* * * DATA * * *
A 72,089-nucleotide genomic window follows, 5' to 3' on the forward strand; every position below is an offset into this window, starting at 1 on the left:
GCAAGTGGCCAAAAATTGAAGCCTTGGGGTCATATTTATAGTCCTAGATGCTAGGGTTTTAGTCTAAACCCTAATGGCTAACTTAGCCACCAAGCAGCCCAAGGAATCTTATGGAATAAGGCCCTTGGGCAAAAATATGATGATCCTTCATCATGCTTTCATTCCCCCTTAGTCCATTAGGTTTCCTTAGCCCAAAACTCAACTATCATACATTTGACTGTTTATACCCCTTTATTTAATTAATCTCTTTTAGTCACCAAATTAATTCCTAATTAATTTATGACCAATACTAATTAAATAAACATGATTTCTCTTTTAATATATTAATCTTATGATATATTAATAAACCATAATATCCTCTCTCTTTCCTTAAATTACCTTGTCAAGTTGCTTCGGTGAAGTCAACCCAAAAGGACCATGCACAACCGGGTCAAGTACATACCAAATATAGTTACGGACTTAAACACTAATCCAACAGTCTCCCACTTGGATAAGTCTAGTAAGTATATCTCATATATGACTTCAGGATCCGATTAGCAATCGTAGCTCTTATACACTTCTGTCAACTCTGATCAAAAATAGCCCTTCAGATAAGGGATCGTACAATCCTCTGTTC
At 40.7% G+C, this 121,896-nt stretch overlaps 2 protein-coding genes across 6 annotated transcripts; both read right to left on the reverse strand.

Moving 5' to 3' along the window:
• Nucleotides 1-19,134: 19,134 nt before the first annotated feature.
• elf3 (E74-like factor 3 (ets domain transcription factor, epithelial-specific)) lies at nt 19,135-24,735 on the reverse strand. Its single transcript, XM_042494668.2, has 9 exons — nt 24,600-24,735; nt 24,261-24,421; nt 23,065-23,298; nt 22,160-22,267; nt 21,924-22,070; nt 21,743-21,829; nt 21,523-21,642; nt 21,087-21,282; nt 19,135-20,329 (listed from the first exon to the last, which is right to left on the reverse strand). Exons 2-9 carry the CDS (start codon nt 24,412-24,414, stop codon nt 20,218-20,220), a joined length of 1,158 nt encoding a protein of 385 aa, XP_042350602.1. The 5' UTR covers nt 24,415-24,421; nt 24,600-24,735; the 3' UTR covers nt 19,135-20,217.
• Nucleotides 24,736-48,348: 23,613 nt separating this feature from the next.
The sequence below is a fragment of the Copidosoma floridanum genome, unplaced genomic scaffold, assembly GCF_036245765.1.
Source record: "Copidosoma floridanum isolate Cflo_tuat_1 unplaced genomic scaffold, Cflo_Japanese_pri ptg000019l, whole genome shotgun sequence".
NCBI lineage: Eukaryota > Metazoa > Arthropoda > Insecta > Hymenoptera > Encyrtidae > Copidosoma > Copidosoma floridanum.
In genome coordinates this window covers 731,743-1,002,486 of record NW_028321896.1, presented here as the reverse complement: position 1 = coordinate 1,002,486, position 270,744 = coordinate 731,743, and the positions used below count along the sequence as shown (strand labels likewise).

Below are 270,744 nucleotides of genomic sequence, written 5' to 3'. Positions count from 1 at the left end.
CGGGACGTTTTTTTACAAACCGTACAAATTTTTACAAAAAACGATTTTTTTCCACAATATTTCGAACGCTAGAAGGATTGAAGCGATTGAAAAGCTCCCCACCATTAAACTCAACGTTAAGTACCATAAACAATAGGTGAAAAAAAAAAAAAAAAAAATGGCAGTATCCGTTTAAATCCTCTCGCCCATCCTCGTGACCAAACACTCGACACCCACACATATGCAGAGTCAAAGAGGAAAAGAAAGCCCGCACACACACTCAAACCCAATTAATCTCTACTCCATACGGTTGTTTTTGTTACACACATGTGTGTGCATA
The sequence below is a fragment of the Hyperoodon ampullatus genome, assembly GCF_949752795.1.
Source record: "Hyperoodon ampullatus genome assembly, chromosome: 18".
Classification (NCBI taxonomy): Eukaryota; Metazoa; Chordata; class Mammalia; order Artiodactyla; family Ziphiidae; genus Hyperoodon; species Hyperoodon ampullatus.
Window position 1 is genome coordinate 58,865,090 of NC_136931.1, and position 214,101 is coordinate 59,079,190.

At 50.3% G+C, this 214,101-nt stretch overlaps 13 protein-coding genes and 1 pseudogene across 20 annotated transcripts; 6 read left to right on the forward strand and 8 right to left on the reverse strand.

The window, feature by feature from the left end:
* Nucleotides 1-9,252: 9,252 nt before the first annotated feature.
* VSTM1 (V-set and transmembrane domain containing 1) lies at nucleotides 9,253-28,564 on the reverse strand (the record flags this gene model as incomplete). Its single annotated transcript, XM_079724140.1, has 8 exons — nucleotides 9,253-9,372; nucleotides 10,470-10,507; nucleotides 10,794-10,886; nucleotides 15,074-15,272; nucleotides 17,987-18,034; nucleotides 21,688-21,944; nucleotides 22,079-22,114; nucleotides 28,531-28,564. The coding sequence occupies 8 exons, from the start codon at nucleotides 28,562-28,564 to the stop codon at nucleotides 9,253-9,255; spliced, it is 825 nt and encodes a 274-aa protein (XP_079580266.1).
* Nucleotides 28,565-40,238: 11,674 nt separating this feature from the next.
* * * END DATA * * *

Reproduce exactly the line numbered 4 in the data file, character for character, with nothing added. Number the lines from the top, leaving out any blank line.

Moving 5' to 3' along the window: